Deep Calm

I’m sitting in the early dawn light in a cabin in Tabernash, Colorado drinking a cup of coffee and getting ready to go for a run in the mountains. 

I’ve just spent the last 18 hours with my Foundry Group partners at our quarterly retreat.  This is an approximately 24 hour affair that includes staying overnight somewhere in Colorado within driving distance of Boulder.  We’ve been doing this quarterly since we conceived of the idea for Foundry Group.

Our retreats aren’t “portfolio review sessions” nor are they complex travel boondoggles.  They are a simple, focused, 24 hours away together to discuss our business, reflect on how we are working together, and explore ways to improve things.

In Feld Technologies (my first company) I used to do this monthly with my partner Dave Jilk.  We lived in Boston at the time so we had our retreats within driving distance of Boston.  Same drill – leave in the morning of day 1; return in the afternoon of day 2.  Spend the time talking about our business and how we were working together.  Deal with any hard issues head on and try to figure out what we were going to do about them.  Dave and I managed to do this 10 out of 12 months a year (we’d occasionally miss) but when I think back on Feld Technologies, these were some of the most important and satisfying times we spent together.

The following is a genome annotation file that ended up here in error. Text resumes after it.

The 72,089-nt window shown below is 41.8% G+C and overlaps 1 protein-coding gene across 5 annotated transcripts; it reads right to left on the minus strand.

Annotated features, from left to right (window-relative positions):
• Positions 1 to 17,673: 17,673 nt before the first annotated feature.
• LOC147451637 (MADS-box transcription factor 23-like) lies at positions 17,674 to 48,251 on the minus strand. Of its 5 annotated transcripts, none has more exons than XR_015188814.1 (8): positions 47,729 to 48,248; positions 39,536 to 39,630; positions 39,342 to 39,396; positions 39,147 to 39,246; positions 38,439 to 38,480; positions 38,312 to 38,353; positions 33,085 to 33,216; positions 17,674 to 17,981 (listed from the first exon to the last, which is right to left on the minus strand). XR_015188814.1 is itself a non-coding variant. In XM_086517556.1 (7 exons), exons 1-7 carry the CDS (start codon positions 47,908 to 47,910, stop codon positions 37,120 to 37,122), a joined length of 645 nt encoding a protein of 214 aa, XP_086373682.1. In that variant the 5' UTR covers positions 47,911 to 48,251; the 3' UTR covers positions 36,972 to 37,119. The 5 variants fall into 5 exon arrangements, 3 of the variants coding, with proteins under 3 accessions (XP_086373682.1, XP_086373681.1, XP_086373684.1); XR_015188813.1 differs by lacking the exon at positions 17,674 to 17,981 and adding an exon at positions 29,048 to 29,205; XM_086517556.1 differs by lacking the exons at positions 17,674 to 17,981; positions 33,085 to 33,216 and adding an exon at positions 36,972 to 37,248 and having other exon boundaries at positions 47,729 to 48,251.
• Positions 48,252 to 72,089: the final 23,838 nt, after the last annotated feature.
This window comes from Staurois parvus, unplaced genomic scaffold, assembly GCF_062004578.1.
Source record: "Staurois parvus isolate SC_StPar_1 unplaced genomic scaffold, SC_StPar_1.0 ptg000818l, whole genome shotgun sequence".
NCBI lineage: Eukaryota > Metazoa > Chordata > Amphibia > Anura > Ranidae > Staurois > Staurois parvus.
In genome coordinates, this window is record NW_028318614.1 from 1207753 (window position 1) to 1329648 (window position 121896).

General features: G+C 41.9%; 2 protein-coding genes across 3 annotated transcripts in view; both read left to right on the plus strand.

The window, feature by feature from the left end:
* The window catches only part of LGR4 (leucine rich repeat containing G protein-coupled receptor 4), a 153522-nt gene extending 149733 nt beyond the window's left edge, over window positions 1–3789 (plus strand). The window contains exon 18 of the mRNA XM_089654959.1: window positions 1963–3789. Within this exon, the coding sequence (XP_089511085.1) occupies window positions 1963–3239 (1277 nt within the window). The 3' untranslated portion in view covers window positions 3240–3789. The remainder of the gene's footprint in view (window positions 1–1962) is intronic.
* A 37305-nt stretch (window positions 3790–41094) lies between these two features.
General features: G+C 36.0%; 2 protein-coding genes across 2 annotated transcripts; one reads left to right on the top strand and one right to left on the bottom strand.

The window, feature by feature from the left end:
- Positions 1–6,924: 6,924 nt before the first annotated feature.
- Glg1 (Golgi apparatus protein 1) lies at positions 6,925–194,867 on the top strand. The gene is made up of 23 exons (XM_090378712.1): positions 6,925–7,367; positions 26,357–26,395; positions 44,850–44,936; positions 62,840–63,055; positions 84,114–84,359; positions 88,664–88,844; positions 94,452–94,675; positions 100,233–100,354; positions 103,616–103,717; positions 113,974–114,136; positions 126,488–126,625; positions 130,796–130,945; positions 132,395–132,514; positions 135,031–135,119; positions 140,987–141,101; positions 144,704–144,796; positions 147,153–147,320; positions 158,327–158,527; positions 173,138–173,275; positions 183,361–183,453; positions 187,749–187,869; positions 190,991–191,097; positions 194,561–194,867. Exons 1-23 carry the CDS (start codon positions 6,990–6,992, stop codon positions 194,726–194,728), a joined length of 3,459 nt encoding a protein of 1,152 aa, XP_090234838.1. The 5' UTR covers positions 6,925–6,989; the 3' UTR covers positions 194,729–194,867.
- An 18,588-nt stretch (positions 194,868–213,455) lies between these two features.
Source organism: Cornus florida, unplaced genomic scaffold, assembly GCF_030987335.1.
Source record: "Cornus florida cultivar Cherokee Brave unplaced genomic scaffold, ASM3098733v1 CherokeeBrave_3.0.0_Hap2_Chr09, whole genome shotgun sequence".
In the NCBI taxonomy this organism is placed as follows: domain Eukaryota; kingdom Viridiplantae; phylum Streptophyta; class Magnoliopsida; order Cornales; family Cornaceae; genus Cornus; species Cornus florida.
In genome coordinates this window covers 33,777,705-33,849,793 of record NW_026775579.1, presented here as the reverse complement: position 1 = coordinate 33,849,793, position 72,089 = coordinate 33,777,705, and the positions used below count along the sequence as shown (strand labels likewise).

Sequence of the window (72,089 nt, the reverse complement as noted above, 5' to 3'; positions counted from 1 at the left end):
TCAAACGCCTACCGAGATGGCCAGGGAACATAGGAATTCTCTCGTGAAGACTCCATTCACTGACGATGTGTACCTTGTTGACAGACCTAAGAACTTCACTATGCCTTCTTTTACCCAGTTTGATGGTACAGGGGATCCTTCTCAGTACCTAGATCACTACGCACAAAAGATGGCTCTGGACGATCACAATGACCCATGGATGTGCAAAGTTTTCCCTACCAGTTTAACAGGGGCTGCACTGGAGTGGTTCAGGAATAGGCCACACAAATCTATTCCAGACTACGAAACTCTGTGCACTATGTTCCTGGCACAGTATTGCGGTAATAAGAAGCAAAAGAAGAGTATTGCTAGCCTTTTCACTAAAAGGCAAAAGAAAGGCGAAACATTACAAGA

While my life is frenetic, the world around us is chaotic, and as I like to say “something in my world somewhere is totally fucked up every single day”, I generally achieve a very deep calm.  On the surface I appear to be extremely busy, but at my essence I hear the birds chirping and think of fields of golden retriever puppies.

I woke up thinking about this and realizing how incredibly powerful it can be.  The lights on one’s existence go out suddenly and often unexpectedly.  There are endless (and daily) twists and turns in the path to happy, whatever you define happy as.  I’ve often said anxiety and fear are useless emotions in most contexts; a deep calm helps counteract them when they arise.

I encourage you to ponder this as you go about your day.  Time for a run.

  • That's a damn good post! Thanks!

  • Jessica Schallock

    Brad – I've been awake here since 3:45am dealing with a high blood sugar, and your post brought a little bit of calm and comfort to me. Thank you.

  • Hi – Fantastic Blog! This is great advice for entrepreneurs who are in a doldrum. I found that nature helps with calrity of thinking.

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  • Funny that as you post this, Jason Kottke would post something similar –

  • Funny that as you post this, Jason Kottke would post something similar –

  • Funny that as you post this, Jason Kottke would post something similar –

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  • Thanks man- couldn't have word-smithed it better

  • amen! great post. great outlook on life.

  • Thanks brad. Am now planning a similar retreat for OneButton founders… after your lighting has been installed.

  • Wilson Farrar

    Nice one Brad! There is a field next to my house that Scooter and I visit regularly. Hearing the birds chirp is something that I embrace as well. We live in a truly magnificent world and it's inspiring to remember to remember that! Merci!

  • Good post. Wondering why so many corporate retreats and "away days" are the absolute opposite of calm and/or productive meetings.